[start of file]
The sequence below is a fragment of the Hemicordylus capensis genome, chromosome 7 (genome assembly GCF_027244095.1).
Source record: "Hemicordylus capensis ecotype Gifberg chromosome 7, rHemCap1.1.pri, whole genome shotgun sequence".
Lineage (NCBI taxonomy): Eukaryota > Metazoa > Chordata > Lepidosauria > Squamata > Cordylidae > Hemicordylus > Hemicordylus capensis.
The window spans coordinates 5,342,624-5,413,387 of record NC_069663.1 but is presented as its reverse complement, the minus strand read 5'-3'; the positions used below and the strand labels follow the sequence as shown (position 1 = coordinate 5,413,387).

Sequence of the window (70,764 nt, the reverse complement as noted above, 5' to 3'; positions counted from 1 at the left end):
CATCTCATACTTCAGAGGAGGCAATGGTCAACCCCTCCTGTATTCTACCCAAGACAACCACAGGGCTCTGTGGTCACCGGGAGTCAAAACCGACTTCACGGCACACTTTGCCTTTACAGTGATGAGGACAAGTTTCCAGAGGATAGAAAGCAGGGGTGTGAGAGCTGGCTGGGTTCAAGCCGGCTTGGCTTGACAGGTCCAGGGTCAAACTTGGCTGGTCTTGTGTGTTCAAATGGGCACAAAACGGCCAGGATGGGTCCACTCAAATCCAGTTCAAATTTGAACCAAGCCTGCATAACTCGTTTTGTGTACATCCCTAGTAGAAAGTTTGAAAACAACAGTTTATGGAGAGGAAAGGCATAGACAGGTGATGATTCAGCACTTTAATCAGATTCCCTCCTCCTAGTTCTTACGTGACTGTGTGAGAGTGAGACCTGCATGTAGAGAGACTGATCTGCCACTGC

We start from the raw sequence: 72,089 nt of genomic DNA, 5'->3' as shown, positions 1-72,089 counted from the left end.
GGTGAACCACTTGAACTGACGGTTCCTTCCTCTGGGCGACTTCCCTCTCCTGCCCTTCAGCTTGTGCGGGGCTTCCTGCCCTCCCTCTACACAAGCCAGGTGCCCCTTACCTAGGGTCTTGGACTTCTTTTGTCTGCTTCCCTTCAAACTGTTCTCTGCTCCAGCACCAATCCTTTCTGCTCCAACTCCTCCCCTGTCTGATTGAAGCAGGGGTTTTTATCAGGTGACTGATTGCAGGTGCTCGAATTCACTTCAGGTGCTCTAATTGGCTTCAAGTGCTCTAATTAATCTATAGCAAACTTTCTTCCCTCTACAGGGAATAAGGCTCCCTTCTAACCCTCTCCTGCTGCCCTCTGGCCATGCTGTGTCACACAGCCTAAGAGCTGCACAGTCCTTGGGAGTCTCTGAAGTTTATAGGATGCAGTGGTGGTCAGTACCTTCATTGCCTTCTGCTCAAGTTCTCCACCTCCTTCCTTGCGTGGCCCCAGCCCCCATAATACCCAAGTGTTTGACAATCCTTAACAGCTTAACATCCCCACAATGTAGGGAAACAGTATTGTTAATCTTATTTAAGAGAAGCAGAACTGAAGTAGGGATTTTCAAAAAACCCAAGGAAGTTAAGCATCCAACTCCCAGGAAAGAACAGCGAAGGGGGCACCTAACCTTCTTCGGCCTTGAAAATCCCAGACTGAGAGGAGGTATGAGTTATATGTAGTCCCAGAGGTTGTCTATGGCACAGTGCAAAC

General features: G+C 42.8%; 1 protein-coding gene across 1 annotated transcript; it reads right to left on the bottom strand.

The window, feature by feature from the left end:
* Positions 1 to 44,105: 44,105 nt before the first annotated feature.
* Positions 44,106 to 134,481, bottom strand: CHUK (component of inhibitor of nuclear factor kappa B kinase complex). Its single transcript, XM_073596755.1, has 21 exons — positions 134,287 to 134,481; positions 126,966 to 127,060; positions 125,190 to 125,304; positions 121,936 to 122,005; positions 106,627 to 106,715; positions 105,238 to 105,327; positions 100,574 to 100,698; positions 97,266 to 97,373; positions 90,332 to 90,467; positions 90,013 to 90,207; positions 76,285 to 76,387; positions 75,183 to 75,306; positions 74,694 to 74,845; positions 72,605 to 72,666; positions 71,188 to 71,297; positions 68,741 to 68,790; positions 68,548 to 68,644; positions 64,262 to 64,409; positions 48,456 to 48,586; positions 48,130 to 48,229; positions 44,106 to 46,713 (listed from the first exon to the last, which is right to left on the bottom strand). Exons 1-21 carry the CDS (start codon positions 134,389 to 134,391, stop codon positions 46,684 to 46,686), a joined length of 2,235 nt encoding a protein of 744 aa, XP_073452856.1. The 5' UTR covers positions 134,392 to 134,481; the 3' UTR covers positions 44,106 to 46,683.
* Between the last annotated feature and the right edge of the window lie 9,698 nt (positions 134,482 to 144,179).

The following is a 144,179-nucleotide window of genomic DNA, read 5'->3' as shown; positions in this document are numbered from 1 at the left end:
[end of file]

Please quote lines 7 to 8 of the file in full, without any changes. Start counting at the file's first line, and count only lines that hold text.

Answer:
We start from the raw sequence: 72,089 nt of genomic DNA, 5'->3' as shown, positions 1-72,089 counted from the left end.
GGTGAACCACTTGAACTGACGGTTCCTTCCTCTGGGCGACTTCCCTCTCCTGCCCTTCAGCTTGTGCGGGGCTTCCTGCCCTCCCTCTACACAAGCCAGGTGCCCCTTACCTAGGGTCTTGGACTTCTTTTGTCTGCTTCCCTTCAAACTGTTCTCTGCTCCAGCACCAATCCTTTCTGCTCCAACTCCTCCCCTGTCTGATTGAAGCAGGGGTTTTTATCAGGTGACTGATTGCAGGTGCTCGAATTCACTTCAGGTGCTCTAATTGGCTTCAAGTGCTCTAATTAATCTATAGCAAACTTTCTTCCCTCTACAGGGAATAAGGCTCCCTTCTAACCCTCTCCTGCTGCCCTCTGGCCATGCTGTGTCACACAGCCTAAGAGCTGCACAGTCCTTGGGAGTCTCTGAAGTTTATAGGATGCAGTGGTGGTCAGTACCTTCATTGCCTTCTGCTCAAGTTCTCCACCTCCTTCCTTGCGTGGCCCCAGCCCCCATAATACCCAAGTGTTTGACAATCCTTAACAGCTTAACATCCCCACAATGTAGGGAAACAGTATTGTTAATCTTATTTAAGAGAAGCAGAACTGAAGTAGGGATTTTCAAAAAACCCAAGGAAGTTAAGCATCCAACTCCCAGGAAAGAACAGCGAAGGGGGCACCTAACCTTCTTCGGCCTTGAAAATCCCAGACTGAGAGGAGGTATGAGTTATATGTAGTCCCAGAGGTTGTCTATGGCACAGTGCAAAC